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the font, the only surviving relic of the original Norman church which stood on this site. Tuckenhay did not evolve over centuries like most Devon villages. It was established in 1806 by one Abraham Tucker as an industrial centre. The old paper mill can still be seen - look back up


to the left near to where the path emerges on to the road. The distinctive clock on the building was brought from Totnes Parish Church. The mill processed rags, which were ‘thrashed’ into fibres, bleached, boiled and finally hand - made into paper. The mill was once a very successful enterprise, producing the highest quality paper, used for artist’s paper and bank notes the world over. Aside from the mill, Tuckenhay also had a cider factory, lime kilns and bustling quays. These days the creeks have silted up and the mills, quays and warehouses have been converted. Ashprington developed as an estate village for Sharpham House. It is because of this that many of the stone built houses are in such a similar architectural style, with their diamond shaped window panes. The 19th century squire, Richard Durant, had such influence that in 1871 he began to impose fines for swearing in public places. Penalties ranged from one shilling for a labourer to five shillings for a gentleman! The ruined building on the exposed hill across the river, seen as you walk along the river between Sharpham and the wharf at Totnes, was called appropriately Windwhistle Cottage. The last owner of this atmospheric ruin is recorded as having nineteen children. As you leave the wharf you enter ‘Little


Totnes’, one of the oldest parts of the town. Originally a tidal marsh, the area around the Steam Packet Inn was in Victorian times an elegant ‘pleasure ground’, complete with bowling green. The quay itself is much older and was once the site of the 11th Century St Peter’s Chapel, used by monks from Totnes Priory. The broad street of The Plains where the


Woodland path at Sharpahm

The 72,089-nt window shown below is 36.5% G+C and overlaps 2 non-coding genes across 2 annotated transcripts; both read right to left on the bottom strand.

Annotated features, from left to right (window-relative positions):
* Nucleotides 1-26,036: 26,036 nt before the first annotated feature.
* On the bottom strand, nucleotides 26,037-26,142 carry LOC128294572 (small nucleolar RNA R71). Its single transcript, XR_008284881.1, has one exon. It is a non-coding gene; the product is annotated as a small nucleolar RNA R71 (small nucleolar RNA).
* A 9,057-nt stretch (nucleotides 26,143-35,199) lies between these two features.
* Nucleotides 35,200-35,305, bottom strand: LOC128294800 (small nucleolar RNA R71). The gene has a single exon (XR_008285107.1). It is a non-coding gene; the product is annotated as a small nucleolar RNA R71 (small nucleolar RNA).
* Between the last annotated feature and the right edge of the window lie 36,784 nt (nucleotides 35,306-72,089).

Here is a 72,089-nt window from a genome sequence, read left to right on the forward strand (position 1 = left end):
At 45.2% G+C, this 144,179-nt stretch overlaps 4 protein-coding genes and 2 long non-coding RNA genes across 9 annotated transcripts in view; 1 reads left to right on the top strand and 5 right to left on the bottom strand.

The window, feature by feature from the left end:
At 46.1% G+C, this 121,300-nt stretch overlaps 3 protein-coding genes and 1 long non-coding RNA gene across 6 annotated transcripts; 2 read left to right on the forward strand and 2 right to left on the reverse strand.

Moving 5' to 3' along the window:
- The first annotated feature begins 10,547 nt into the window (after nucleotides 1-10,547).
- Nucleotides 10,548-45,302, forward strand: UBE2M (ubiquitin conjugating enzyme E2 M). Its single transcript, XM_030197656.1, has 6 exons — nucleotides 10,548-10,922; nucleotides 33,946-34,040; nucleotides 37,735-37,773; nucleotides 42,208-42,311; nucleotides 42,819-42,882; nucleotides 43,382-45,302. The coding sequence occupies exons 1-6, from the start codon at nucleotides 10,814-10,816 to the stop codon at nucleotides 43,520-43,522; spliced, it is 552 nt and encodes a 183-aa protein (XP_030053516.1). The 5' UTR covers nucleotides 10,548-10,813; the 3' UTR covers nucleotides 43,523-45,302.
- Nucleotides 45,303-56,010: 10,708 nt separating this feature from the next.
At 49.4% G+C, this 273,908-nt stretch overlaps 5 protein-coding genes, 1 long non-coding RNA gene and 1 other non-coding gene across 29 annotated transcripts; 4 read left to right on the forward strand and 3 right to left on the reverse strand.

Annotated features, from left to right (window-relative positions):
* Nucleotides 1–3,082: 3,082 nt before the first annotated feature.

Jumping salmon


walk ends was reclaimed from marshland in the 15th century. The shops and residential properties here were once warehouses storing grain, apples, bacon, cider and ale. Even the old Methodist chapel on the right became a cider store after it closed its doors to worshippers in 1901.


Wildlife The river is rich in birdlife, including heron, swan, mallard and the white, orange and black shelduck. The Canada goose is found here, with its distinctive black head and neck and white ‘chinstrap’ in between. You may also see the large, black, ungainly- looking shapes of cormorants, sitting low in the water or flying low


over the water. Unusually, cormorants do not have naturally waterproof feathers, and so you may also see them perched on branches or rocks with their wings hung out to dry by their sides. The brilliantly vivid kingfisher is most often seen as a tiny whirring flash of blue and orange. As well as being perhaps our most spectacularly colourful bird, the kingfisher also has a reputation as one of the smelliest. Its nest holes in particular are said to have a strong pong of rotting fish. Atlantic salmon are still caught commercially on the river Dart, although these days in strictly limited quantities. Small boats catch the fish using netting techniques that have changed little for centuries. Salmon hatched from eggs in the upper reaches of the Dart and its


tributary streams head off to their feeding grounds off the coast of Greenland. Incredibly, they later find their way back across the vastness of the ocean to spawn in the very same spot where they first hatched. The woodland through which you walk after


branching off the Sharpham drive is carpeted with bluebells and primroses in spring. Along with mixed broadleaved trees are larches, Britain’s only deciduous conifer. Its tufted needles turn a beautiful golden colour in the autumn and its heartwood makes dense and durable timber. Reed warblers breed in the reedbeds you pass on


the river south of Totnes. Small brown birds with white throats and sharp slim beaks, reed warblers weave nests suspended from several reed stems.


Jumping salmoncc © Walter Baxter - geograph.org.uk/p/3191873


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